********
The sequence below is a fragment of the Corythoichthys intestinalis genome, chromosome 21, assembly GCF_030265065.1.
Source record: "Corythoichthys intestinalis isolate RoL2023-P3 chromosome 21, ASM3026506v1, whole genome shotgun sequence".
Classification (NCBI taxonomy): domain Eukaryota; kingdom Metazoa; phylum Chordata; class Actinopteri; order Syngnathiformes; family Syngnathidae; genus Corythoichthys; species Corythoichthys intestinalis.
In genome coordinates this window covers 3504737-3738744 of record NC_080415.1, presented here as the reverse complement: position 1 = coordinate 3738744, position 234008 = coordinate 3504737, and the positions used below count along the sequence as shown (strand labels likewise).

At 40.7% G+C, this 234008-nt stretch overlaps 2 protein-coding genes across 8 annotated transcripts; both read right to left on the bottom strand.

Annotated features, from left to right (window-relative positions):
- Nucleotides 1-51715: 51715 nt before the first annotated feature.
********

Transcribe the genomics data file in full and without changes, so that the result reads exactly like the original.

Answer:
The sequence below is a fragment of the Corythoichthys intestinalis genome, chromosome 21, assembly GCF_030265065.1.
Source record: "Corythoichthys intestinalis isolate RoL2023-P3 chromosome 21, ASM3026506v1, whole genome shotgun sequence".
Classification (NCBI taxonomy): domain Eukaryota; kingdom Metazoa; phylum Chordata; class Actinopteri; order Syngnathiformes; family Syngnathidae; genus Corythoichthys; species Corythoichthys intestinalis.
In genome coordinates this window covers 3504737-3738744 of record NC_080415.1, presented here as the reverse complement: position 1 = coordinate 3738744, position 234008 = coordinate 3504737, and the positions used below count along the sequence as shown (strand labels likewise).

At 40.7% G+C, this 234008-nt stretch overlaps 2 protein-coding genes across 8 annotated transcripts; both read right to left on the bottom strand.

Annotated features, from left to right (window-relative positions):
- Nucleotides 1-51715: 51715 nt before the first annotated feature.